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Posts Tagged ‘allegory’

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Blindness is quite an astonishing book, unusually written, and not always easy to read, but well worth the time. It feels almost as difficult to review, so bear with me!

An epidemic sweeps an unnamed city, and there is just one symptom – blindness. It starts with just one man sitting in his car, but before long everyone he has been in contact with  – and everyone that they have been in contact with – are blind. In an effort to contain the illness, the authorities put all of the blind people into a disused hospital, but it is all in vain, as soon everybody is blind. Or almost everybody; one woman never loses her sight, for reasons unknown. However, she pretends to be blind so that she can accompany her husband in quarantine at the hospital.

As the amount of internees grows, the sense of community disintegrates. Before long, there are blind thugs controlling the food that the others receive, and demanding payment in the forms of valuables and sex with the women. The blindness truly brings out the worst in some people and the best in others.

The writing style is highly unusual and is part of the reason that I put off reading this book for so long. It’s written almost as a stream of consciousness, with long, long sentences. There are no speech marks, and dialogue between the characters (almost every conversation is between just two people, a fact I only realised after I had finished reading) is written in the same way – often as one long sentence, and the only clue that it’s now a different speaker is the capitalisation at the beginning of their speech. It helps to read the speech parts out loud.

Saramago pulls no punches with his descriptions – the women in the hospital are gang raped, and society disintegrates into crime and squalor, the sheer mess of faeces all over the floors, dogs eating carcasses of dead people – and it’s not a pleasant read. It really does make you think “what if” though. None of the characters’ names are given, and it’s not important. They are everyone, they are telling everyone’s tale.

So as I say, an extraordinary book, and often a difficult one. But if you are into dystopian or speculative fiction, I highly highly recommend it.

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Roy Hobbs is a baseball player who comes almost out of nowhere in the 1930s, to join the New York Knights, who are going through a losing streak.  Nobody has ever heard of Hobbs, who has never played professionally, but his talent for the game is undeniable, despite him being nearer retirement age for the sport, than a youthful rookie.  As the film shows, his career was halted for a while by an unforeseen tragedy, but that doesn’t stop his determination to be the best baseball player in history.

This is a beautifully shot, wonderfully acted film, with an air of magic about it.  Robert Redford, at nearly 50 years of age, may have been slightly too old to play Hobbs, but it doesn’t matter at all – partly because he looks so youthful, and partly because he embodies the role so completely.  Glenn Close is Iris, the sweet woman from his past, and Kim Basinger is Memo, the avaricious girl who dates him after he becomes famous.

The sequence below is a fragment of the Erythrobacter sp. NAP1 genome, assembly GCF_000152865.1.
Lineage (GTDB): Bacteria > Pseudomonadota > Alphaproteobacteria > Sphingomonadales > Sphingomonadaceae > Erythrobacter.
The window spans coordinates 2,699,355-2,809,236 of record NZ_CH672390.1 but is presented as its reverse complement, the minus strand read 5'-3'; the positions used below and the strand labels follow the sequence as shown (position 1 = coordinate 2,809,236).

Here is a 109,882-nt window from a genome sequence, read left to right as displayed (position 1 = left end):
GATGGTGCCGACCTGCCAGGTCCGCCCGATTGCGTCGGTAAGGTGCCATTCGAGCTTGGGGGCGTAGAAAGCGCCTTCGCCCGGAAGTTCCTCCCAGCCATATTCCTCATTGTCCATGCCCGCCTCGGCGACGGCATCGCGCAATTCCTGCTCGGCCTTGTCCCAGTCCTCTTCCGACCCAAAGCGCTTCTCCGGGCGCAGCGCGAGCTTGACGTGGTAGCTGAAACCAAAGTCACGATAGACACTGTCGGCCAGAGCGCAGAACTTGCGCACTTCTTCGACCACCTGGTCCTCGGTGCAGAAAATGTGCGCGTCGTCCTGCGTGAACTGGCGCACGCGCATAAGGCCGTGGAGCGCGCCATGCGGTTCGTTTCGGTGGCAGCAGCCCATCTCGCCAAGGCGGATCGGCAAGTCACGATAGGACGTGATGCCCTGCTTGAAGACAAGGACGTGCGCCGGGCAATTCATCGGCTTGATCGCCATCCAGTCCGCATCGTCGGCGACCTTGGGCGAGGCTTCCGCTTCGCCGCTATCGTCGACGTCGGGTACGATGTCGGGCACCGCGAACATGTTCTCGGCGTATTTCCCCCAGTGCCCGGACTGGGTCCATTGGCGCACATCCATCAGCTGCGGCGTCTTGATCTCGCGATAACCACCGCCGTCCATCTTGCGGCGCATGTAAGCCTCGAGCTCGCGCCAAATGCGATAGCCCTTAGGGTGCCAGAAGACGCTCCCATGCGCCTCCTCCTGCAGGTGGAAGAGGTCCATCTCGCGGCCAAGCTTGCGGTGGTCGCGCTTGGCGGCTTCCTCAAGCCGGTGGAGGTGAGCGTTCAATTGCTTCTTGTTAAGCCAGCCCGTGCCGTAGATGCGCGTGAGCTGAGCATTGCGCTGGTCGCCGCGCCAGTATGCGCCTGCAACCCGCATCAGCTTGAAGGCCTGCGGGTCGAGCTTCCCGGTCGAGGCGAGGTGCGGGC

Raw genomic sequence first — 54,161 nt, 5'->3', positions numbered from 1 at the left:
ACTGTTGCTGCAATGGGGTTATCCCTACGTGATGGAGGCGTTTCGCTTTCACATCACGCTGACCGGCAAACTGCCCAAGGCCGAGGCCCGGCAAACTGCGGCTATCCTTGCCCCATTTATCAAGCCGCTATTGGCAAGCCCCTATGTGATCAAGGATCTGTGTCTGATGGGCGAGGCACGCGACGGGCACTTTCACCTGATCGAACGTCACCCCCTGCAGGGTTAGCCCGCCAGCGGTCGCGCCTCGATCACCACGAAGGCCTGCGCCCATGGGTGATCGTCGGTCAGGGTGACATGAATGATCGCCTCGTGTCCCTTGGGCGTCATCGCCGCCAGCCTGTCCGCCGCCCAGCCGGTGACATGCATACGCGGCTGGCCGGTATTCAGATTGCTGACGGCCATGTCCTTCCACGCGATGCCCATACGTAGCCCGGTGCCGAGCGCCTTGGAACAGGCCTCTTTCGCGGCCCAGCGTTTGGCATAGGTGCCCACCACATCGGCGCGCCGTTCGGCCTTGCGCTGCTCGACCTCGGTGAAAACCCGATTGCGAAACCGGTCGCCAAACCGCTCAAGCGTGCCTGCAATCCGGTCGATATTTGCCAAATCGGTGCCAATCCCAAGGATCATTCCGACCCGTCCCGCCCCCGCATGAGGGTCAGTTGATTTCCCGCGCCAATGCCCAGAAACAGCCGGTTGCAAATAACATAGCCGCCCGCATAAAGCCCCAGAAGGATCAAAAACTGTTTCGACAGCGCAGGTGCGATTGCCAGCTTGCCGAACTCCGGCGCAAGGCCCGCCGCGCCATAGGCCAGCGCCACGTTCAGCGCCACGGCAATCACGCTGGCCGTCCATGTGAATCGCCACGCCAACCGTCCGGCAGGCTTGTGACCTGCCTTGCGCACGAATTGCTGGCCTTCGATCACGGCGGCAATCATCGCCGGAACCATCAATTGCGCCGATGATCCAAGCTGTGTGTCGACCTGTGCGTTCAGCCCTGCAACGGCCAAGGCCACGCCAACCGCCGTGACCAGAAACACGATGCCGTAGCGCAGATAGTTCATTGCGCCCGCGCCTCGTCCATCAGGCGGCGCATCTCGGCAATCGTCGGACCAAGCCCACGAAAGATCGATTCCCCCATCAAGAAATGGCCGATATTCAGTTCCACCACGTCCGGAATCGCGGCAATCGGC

This is certainly a baseball movie, but you do not have to be a fan of the sport to appreciate and enjoy the film (although personally speaking, Baseball is about the only sport which I can enjoy watching).  In fact, the sport scenes are very enjoyable, and I could feel the excitement and tension of the players and the crowd.

I loved Redford as the gruff but brutally honest Hobbs, and Close as the young lady he almost left behind.  Basinger was great in an extremely unsympathetic role, and Wilford Brimley and Richard Farnsworth gave excellent support as Pop Fisher and Red Blow, the manager and co-owner of the NY Knights, and his assistant.  The always superb Robert Duvall also makes the most of his role as Max Mercy, an unscrupulous sports journalist.

Not just a sports movie, but an allegory for life, this film was unexpectedly delightful and moving.  As a Redford fan, I was bound to enjoy it, but it exceeded my expectations, and I would certainly recommend it.

Year of release: 1984

Director: Barry Levinson

Producers: Philip M. Breen, Roger Towne, Mark Johnson, Robert F. Colesberry

Writers: Bernard Malamud (novel), Roger Towne, Phil Dusenberry

Main cast: Robert Redford, Robert Duvall, Glenn Close, Kim Basinger, Wilford Brimley, Richard Farnsworth

 

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Animal Farm is George Orwell’s famous allegorical tale; a satirical tale about communism and the Russian Revolution.

After the animals on Manor Farm revolt and chase away their tyrannical master, Jones, they decide that from  now on, they will work for themselves, and won’t serve any human master.  All animals are deemed equal, and each will work according to his capacity, for a just reward.  The animals are led by the pig Napoleon (who represents Joseph Stalin), and all are initially happy with their new lives.  However, it is not long before the power goes to Napoleon’s head, and things go awry.

It’s a classic for good reason – this book is just brilliant.  It’s funny, but carries a stark message about how power can corrupt.  It can be read simply as a story about a group of animals who try to take control of their lives, but Orwell’s intent and meaning is very clear for all to read.  It also warns of the danger of a lack of education and understanding, and the inability to perceive what is happening.

This book comes in at less than 100 pages, and only takes a couple of hours to read. And it is definitely worth a couple of hours of anyone’s life.  Just brilliant, and one of those rare books which I would recommend to everybody.

 

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